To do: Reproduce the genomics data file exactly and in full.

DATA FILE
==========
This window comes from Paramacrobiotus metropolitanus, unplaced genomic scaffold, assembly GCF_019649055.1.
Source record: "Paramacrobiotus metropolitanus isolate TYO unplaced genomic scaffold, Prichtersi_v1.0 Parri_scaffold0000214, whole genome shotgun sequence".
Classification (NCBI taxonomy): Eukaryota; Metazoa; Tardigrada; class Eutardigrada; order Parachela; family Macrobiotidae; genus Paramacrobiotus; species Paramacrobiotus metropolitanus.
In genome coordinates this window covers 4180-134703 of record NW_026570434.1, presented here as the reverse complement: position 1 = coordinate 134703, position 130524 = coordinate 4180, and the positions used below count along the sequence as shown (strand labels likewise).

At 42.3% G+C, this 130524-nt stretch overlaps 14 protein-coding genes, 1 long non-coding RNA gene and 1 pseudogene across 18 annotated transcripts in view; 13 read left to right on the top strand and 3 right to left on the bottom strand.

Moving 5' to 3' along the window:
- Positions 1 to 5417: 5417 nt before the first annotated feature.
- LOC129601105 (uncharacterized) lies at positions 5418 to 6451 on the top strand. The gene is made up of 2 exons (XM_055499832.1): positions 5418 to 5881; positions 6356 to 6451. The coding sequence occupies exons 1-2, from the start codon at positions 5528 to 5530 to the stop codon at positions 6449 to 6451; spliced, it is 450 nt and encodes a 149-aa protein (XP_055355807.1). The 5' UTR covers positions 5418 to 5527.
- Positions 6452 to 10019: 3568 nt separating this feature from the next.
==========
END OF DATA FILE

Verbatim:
This window comes from Paramacrobiotus metropolitanus, unplaced genomic scaffold, assembly GCF_019649055.1.
Source record: "Paramacrobiotus metropolitanus isolate TYO unplaced genomic scaffold, Prichtersi_v1.0 Parri_scaffold0000214, whole genome shotgun sequence".
Classification (NCBI taxonomy): Eukaryota; Metazoa; Tardigrada; class Eutardigrada; order Parachela; family Macrobiotidae; genus Paramacrobiotus; species Paramacrobiotus metropolitanus.
In genome coordinates this window covers 4180-134703 of record NW_026570434.1, presented here as the reverse complement: position 1 = coordinate 134703, position 130524 = coordinate 4180, and the positions used below count along the sequence as shown (strand labels likewise).

At 42.3% G+C, this 130524-nt stretch overlaps 14 protein-coding genes, 1 long non-coding RNA gene and 1 pseudogene across 18 annotated transcripts in view; 13 read left to right on the top strand and 3 right to left on the bottom strand.

Moving 5' to 3' along the window:
- Positions 1 to 5417: 5417 nt before the first annotated feature.
- LOC129601105 (uncharacterized) lies at positions 5418 to 6451 on the top strand. The gene is made up of 2 exons (XM_055499832.1): positions 5418 to 5881; positions 6356 to 6451. The coding sequence occupies exons 1-2, from the start codon at positions 5528 to 5530 to the stop codon at positions 6449 to 6451; spliced, it is 450 nt and encodes a 149-aa protein (XP_055355807.1). The 5' UTR covers positions 5418 to 5527.
- Positions 6452 to 10019: 3568 nt separating this feature from the next.